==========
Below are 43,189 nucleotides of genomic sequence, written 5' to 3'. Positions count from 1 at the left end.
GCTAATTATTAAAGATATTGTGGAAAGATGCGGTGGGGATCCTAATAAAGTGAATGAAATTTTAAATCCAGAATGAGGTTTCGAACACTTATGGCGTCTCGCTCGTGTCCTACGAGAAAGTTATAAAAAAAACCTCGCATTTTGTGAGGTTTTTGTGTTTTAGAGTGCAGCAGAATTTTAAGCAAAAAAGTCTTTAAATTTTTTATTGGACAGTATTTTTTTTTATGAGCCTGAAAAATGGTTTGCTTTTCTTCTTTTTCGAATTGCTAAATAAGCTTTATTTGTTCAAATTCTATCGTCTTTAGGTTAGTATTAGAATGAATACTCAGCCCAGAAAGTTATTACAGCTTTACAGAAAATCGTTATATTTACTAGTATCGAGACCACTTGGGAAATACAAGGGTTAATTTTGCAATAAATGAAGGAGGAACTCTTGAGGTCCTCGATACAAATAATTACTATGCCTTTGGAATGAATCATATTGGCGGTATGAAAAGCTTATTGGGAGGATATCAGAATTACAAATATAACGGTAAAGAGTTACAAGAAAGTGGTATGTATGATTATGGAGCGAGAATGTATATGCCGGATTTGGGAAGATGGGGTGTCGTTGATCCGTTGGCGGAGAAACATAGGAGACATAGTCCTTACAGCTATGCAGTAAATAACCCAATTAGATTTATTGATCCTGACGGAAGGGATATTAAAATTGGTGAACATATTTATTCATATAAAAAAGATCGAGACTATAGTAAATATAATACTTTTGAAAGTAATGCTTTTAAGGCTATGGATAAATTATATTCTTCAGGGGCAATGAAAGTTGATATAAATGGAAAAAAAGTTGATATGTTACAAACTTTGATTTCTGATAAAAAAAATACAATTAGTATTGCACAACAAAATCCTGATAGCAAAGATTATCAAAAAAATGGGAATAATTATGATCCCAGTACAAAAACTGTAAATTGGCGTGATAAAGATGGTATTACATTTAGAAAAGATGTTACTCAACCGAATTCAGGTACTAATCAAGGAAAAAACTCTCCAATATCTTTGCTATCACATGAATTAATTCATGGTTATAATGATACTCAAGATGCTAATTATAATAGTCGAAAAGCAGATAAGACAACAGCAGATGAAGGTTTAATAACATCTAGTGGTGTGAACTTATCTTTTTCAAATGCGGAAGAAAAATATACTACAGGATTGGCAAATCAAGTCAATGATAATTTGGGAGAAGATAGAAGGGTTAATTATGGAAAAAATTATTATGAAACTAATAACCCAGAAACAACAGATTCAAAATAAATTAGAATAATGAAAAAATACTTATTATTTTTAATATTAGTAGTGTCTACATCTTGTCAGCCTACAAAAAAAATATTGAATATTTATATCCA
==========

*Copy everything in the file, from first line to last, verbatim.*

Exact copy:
Below are 43,189 nucleotides of genomic sequence, written 5' to 3'. Positions count from 1 at the left end.
GCTAATTATTAAAGATATTGTGGAAAGATGCGGTGGGGATCCTAATAAAGTGAATGAAATTTTAAATCCAGAATGAGGTTTCGAACACTTATGGCGTCTCGCTCGTGTCCTACGAGAAAGTTATAAAAAAAACCTCGCATTTTGTGAGGTTTTTGTGTTTTAGAGTGCAGCAGAATTTTAAGCAAAAAAGTCTTTAAATTTTTTATTGGACAGTATTTTTTTTTATGAGCCTGAAAAATGGTTTGCTTTTCTTCTTTTTCGAATTGCTAAATAAGCTTTATTTGTTCAAATTCTATCGTCTTTAGGTTAGTATTAGAATGAATACTCAGCCCAGAAAGTTATTACAGCTTTACAGAAAATCGTTATATTTACTAGTATCGAGACCACTTGGGAAATACAAGGGTTAATTTTGCAATAAATGAAGGAGGAACTCTTGAGGTCCTCGATACAAATAATTACTATGCCTTTGGAATGAATCATATTGGCGGTATGAAAAGCTTATTGGGAGGATATCAGAATTACAAATATAACGGTAAAGAGTTACAAGAAAGTGGTATGTATGATTATGGAGCGAGAATGTATATGCCGGATTTGGGAAGATGGGGTGTCGTTGATCCGTTGGCGGAGAAACATAGGAGACATAGTCCTTACAGCTATGCAGTAAATAACCCAATTAGATTTATTGATCCTGACGGAAGGGATATTAAAATTGGTGAACATATTTATTCATATAAAAAAGATCGAGACTATAGTAAATATAATACTTTTGAAAGTAATGCTTTTAAGGCTATGGATAAATTATATTCTTCAGGGGCAATGAAAGTTGATATAAATGGAAAAAAAGTTGATATGTTACAAACTTTGATTTCTGATAAAAAAAATACAATTAGTATTGCACAACAAAATCCTGATAGCAAAGATTATCAAAAAAATGGGAATAATTATGATCCCAGTACAAAAACTGTAAATTGGCGTGATAAAGATGGTATTACATTTAGAAAAGATGTTACTCAACCGAATTCAGGTACTAATCAAGGAAAAAACTCTCCAATATCTTTGCTATCACATGAATTAATTCATGGTTATAATGATACTCAAGATGCTAATTATAATAGTCGAAAAGCAGATAAGACAACAGCAGATGAAGGTTTAATAACATCTAGTGGTGTGAACTTATCTTTTTCAAATGCGGAAGAAAAATATACTACAGGATTGGCAAATCAAGTCAATGATAATTTGGGAGAAGATAGAAGGGTTAATTATGGAAAAAATTATTATGAAACTAATAACCCAGAAACAACAGATTCAAAATAAATTAGAATAATGAAAAAATACTTATTATTTTTAATATTAGTAGTGTCTACATCTTGTCAGCCTACAAAAAAAATATTGAATATTTATATCCA